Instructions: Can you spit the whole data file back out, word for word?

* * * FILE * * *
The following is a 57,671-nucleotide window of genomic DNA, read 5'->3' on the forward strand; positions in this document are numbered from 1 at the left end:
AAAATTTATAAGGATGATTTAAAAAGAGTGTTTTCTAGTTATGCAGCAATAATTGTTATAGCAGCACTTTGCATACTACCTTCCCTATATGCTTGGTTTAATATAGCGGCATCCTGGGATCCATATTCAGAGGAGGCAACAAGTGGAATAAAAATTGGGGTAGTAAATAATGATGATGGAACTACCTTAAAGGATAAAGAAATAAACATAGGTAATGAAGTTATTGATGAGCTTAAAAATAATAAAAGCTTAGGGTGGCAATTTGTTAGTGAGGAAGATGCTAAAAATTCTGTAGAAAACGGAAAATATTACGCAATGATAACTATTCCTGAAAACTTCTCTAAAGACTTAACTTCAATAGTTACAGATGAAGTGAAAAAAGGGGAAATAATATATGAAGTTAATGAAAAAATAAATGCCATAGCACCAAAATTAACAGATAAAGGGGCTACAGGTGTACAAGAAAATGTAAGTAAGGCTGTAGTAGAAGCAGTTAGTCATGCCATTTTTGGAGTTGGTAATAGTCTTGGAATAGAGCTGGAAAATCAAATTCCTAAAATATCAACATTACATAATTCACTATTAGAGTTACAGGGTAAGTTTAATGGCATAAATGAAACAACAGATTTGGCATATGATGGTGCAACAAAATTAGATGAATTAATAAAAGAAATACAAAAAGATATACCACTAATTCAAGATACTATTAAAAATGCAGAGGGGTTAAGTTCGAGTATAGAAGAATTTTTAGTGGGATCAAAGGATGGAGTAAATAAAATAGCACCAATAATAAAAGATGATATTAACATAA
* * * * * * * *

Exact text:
The following is a 57,671-nucleotide window of genomic DNA, read 5'->3' on the forward strand; positions in this document are numbered from 1 at the left end:
AAAATTTATAAGGATGATTTAAAAAGAGTGTTTTCTAGTTATGCAGCAATAATTGTTATAGCAGCACTTTGCATACTACCTTCCCTATATGCTTGGTTTAATATAGCGGCATCCTGGGATCCATATTCAGAGGAGGCAACAAGTGGAATAAAAATTGGGGTAGTAAATAATGATGATGGAACTACCTTAAAGGATAAAGAAATAAACATAGGTAATGAAGTTATTGATGAGCTTAAAAATAATAAAAGCTTAGGGTGGCAATTTGTTAGTGAGGAAGATGCTAAAAATTCTGTAGAAAACGGAAAATATTACGCAATGATAACTATTCCTGAAAACTTCTCTAAAGACTTAACTTCAATAGTTACAGATGAAGTGAAAAAAGGGGAAATAATATATGAAGTTAATGAAAAAATAAATGCCATAGCACCAAAATTAACAGATAAAGGGGCTACAGGTGTACAAGAAAATGTAAGTAAGGCTGTAGTAGAAGCAGTTAGTCATGCCATTTTTGGAGTTGGTAATAGTCTTGGAATAGAGCTGGAAAATCAAATTCCTAAAATATCAACATTACATAATTCACTATTAGAGTTACAGGGTAAGTTTAATGGCATAAATGAAACAACAGATTTGGCATATGATGGTGCAACAAAATTAGATGAATTAATAAAAGAAATACAAAAAGATATACCACTAATTCAAGATACTATTAAAAATGCAGAGGGGTTAAGTTCGAGTATAGAAGAATTTTTAGTGGGATCAAAGGATGGAGTAAATAAAATAGCACCAATAATAAAAGATGATATTAACATAA